Burroughs boletus (Boletus barrowsii)Systematics:
- Department: Basidiomycota (Basidiomycetes)
- Subdivision: Agaricomycotina (Agaricomycetes)
- Class: Agaricomycetes (Agaricomycetes)
- Subclass: Agaricomycetidae (Agaricomycetes)
- Order: Boletales
- Family: Boletaceae
- Genus: Boletus (Borovik)
- Species: Boletus barrowsii (Boletus Burroughs)
The cap is large, fleshy and can reach 7 - 25 cm in diameter. The shape varies from flat to convex, depending on the age of the fungus - in young mushrooms, the cap tends to be more rounded, and as it grows, it becomes flat. Skin color can also vary from all shades of white to tan or gray. The top layer of the cap is dry.
The leg of the mushroom is from 10 to 25 cm high and 2 to 4 cm thick, has a clavate shape and a light whitish color. The surface of the leg is covered with a whitish mesh.
The pulp has a dense structure and a pleasant sweetish taste with a rather strong mushroom odor. The color of the flesh is white and does not change or darken when cut.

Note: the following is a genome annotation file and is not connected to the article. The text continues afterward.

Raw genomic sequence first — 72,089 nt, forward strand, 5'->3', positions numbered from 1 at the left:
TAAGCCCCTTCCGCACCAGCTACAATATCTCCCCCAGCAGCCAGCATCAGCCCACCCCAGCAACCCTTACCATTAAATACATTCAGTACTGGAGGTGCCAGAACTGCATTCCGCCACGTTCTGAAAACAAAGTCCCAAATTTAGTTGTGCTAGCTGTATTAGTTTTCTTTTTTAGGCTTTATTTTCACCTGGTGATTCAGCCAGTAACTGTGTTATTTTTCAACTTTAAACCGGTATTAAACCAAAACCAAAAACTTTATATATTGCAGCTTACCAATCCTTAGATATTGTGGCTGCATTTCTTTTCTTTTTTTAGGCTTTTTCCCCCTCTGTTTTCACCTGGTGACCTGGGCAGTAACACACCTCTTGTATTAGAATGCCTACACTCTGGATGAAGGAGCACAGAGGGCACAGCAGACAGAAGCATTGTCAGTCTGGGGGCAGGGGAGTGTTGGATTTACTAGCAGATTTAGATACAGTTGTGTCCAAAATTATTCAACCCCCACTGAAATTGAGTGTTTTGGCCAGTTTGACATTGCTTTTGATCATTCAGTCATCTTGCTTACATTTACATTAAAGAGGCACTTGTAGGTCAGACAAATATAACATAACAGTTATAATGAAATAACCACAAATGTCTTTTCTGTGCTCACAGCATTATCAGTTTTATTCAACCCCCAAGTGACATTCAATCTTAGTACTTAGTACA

The hymenophore is tubular and can be either adherent to the pedicle or compressed in it. The thickness of the tubular layer is usually 2-3 cm. With age, the tubules darken slightly and change from white to yellowish-green.
Spore powder olive brown. Spores are fusiform, 14 x 4.5 μm.
Burroughs boletus is harvested in the summer - from June to August.
It is mainly found in the forests of North America, where it forms mycorrhiza with coniferous and deciduous trees. This species of boletus has not been found in Europe. Burroughs boletus grows randomly in small groups or in large clusters.
Burroughs boletus is very similar to the valuable edible porcini mushroom, which can be distinguished externally by its darker color and white veins on the surface of the mushroom stem.
Like porcini, Burroughs boletus is edible but less valuable and belongs to the second category of edible mushrooms. A wide variety of dishes are prepared from this mushroom: soups, sauces, fries and additions to side dishes. Also, Burroughs boletus can be dried, because there is little moisture in its pulp.